On the ground with clean power in India


In contrast to the politicization of solar companies in the U.S., India is quickly moving to install 20 GW of solar by 2022. Vineeth Vijayaraghavan is the founder and editor of the site focused on cleantech in India, Panchabuta, and here’s what he’s been watching, reading, and writing about this week:

  • India’s state-owned power company, NTPC, has formed a joint venture — Pan Asian Renewables — with the Asian Development Bank and Japanese power subsidiary Kyuden International Corporation to develop clean energy projects in India over the next three years.
  • Spanish wind power equipment giant, Gamesa, is looking at Southwest Indian state Karnataka to contribute “a substantial portion” to the 1,000 MW of wind farm capacity it has lined up across India over the next one year.
  • One of the largest solar projects in India — a 125 MW project called Shivajinagar Sakri under construction at Dhule in northern Maharashtra — is in jeopardy. The Forest Department of Maharashtra has put a claim on the land where the solar project is planned. But residents of a nearby town are fighting to keep the project alive.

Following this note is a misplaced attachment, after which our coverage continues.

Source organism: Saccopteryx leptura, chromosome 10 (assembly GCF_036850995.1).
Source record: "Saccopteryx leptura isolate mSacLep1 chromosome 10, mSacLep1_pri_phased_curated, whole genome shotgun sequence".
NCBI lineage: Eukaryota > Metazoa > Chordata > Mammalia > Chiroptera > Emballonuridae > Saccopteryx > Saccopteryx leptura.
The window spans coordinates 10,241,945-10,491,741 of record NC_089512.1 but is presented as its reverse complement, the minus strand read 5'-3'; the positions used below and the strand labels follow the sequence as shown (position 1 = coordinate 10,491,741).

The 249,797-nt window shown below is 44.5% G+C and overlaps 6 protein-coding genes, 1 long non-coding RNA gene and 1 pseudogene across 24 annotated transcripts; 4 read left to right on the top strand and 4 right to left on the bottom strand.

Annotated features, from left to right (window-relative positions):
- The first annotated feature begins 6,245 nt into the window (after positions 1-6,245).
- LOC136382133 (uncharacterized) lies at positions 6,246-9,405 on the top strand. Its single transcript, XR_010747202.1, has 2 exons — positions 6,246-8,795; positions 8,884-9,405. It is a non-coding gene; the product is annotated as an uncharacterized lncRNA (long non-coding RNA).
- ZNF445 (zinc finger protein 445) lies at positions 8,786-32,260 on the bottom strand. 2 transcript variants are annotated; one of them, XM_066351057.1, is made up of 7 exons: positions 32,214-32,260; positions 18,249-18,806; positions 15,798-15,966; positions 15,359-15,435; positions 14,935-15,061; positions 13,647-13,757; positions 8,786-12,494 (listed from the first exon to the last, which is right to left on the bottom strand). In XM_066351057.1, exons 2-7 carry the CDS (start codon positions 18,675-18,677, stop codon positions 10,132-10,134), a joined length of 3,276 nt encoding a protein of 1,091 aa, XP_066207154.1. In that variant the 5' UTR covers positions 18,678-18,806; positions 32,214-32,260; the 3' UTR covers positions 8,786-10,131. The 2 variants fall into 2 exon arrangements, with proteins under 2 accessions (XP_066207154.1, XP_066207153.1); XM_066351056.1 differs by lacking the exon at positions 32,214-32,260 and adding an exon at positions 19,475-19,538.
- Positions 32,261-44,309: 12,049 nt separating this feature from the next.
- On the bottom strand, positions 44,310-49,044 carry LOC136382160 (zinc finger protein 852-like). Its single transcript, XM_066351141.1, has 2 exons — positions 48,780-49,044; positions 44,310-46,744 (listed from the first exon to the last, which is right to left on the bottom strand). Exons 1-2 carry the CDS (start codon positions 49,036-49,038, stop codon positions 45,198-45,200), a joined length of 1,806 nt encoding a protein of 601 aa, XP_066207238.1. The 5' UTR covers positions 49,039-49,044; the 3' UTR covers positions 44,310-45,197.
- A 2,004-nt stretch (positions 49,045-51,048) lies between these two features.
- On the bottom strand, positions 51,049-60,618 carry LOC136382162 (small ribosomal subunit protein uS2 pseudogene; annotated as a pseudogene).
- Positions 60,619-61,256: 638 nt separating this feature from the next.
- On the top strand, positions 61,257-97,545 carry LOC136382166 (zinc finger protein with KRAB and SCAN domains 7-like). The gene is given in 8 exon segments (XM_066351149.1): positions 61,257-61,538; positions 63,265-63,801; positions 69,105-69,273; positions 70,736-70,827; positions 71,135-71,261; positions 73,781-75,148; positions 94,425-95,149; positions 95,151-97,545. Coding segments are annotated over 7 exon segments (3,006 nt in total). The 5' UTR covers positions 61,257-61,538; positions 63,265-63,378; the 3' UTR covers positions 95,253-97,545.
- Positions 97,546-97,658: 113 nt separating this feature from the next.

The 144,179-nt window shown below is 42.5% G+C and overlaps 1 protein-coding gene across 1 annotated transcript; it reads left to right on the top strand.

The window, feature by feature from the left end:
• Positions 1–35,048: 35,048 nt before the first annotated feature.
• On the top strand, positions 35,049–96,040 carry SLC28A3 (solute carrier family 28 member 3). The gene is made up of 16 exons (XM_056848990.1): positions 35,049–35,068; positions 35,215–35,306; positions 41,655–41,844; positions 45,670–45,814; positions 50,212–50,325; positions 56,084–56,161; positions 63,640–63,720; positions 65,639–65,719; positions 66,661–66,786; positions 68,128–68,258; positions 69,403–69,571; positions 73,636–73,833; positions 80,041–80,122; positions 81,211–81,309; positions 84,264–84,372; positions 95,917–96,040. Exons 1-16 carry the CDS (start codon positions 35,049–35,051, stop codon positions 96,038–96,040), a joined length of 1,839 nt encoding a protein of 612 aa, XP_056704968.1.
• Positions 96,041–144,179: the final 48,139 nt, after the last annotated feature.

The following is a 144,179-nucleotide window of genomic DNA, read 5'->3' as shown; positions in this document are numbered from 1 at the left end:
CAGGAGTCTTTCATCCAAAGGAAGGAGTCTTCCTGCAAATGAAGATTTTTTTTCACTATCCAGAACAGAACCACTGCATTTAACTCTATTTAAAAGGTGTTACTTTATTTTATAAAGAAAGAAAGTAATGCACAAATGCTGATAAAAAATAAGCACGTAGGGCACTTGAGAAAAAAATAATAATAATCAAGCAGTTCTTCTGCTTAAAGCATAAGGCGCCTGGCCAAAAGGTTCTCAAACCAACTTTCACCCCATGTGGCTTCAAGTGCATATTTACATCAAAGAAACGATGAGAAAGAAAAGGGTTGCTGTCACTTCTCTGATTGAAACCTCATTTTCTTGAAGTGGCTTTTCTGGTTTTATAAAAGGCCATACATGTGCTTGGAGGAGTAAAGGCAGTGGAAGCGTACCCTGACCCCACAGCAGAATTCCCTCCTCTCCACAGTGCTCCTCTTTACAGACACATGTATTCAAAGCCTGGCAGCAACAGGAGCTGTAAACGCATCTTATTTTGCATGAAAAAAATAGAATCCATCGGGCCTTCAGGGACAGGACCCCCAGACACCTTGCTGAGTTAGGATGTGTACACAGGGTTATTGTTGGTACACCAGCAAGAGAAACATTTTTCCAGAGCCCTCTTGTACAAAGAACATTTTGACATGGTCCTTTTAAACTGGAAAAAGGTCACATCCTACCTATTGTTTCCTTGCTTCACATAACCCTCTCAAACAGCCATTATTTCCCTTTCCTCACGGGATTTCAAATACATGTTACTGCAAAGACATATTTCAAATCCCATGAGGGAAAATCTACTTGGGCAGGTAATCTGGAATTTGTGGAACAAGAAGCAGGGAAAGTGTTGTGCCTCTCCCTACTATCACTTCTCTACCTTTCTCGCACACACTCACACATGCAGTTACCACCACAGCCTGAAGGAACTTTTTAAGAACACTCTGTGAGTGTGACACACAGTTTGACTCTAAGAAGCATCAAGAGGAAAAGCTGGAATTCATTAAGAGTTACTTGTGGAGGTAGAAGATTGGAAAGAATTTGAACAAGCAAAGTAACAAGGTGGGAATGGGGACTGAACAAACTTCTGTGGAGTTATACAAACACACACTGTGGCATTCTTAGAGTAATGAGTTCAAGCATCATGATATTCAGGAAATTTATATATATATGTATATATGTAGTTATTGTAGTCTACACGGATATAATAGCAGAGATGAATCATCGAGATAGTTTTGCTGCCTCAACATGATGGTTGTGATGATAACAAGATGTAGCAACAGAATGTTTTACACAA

• According to research firm Venture Intelligence, there were five investment deals in cleantech startups in India between January and March 2011, 10 between April and June 2011, and 14 between July and September 2011.
  • Spanish power giant Acciona Energy commissioned its third wind park in India, the 56.1 MW Tuppadahalli farm, which represents an investment of €58 million. Acciona Energy now has a total installed capacity at 85.8 MW, putting it in the lead of other Spanish wind power developers with assets in India.
  • Twenty percent of India’s energy consumption comes from agricultural power; it’s the third highest draw, after industry and household. Vijayaraghavan calls for energy efficiency measures in both energy and water for agriculture.
  • Despite investing in power generation, regions in India continue to experience a shortage of energy supply. Karnataka is experiencing a 27-percent power shortage mainly due to sudden spurts in demand from the irrigation sector and reduction in power generation due to coal shortages. Shortfalls are expected to last for a couple of months. In Southern India, there’s also a power crisis, because of lack of coal supply and sub-optimal generation.
  • Solar inverter company Solectria Renewables plans to expand manufacturing in India and China to take advantage of growth opportunities for commercial- and utility-scale solar projects in those countries. Solectria plans to build a 200 MW plant in India.

Panchabuta is dedicated to bringing the latest news, information and analysis in Cleantech and Renewable Energy Industry in India.

Image courtesy of Ajay Tallam.

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